grade school lunch room had posters of food pyramids
showing that you needed to eat lots and lots of grains.
It was the bottom-most, biggest layer, implying that
it was the foundation and sine qua non of a healthy
diet. Dunno how true that is, considering how nutrition
requirements apparently change from generation to generation,
but the paradigm does seem to have stuck with me. You
don't see all of it here; I bake bread every weekend
or two, and make sandwiches, toast, garlic bread, and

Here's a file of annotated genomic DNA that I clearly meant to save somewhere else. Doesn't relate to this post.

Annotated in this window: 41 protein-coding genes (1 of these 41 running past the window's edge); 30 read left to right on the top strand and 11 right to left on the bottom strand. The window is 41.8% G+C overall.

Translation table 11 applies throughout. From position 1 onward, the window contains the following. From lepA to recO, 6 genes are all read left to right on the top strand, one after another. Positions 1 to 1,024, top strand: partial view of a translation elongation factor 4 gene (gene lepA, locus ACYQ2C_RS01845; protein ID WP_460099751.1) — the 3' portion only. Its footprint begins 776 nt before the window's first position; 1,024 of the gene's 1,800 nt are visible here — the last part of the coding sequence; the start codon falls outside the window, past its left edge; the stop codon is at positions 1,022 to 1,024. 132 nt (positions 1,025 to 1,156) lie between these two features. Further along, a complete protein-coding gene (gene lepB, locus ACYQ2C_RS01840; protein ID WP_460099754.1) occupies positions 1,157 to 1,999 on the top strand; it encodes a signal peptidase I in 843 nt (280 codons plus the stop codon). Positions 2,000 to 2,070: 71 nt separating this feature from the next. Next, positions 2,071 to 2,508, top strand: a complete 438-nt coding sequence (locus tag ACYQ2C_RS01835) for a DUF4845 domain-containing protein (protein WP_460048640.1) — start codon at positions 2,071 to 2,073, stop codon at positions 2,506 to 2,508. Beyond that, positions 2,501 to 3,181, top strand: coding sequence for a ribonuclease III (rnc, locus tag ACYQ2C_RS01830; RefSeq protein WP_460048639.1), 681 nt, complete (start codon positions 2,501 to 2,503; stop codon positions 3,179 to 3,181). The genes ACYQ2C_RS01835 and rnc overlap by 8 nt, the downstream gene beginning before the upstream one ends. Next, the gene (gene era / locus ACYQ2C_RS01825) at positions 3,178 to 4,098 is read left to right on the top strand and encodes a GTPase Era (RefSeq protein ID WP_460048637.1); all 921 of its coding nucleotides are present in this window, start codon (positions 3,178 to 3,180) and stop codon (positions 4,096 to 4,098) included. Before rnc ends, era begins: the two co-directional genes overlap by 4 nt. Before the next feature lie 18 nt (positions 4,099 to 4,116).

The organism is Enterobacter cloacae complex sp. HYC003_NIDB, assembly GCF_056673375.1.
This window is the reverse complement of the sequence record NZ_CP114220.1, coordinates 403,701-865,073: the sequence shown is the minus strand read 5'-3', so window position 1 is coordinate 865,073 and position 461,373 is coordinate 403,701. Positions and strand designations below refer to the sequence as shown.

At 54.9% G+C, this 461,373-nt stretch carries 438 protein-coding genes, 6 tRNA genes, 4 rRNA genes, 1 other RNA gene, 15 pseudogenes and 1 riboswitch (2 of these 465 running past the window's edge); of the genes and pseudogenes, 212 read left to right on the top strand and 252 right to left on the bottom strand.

so on when I'm off-camera.
Anyway, here we have a box full of rice and wheat.
In the rice corner we have Philadelphia
rolls, which are sushi stuffed with cream cheese,
cucumber, and smoked salmon, and which are often rolled
inside-out because some Americans prefer to bite into
rice than seaweed. There's also some avocado
maki, and finally a red bean mochi. The wheat department
is represented by the lo mein noodles in a yakiudon-like
seafood & veggie stir-fry, and an an
Sure, there's some veggies and protein and dairy
hiding in this lunch, if you look real hard. But today's
nutrition pyramid is definitely short and squat.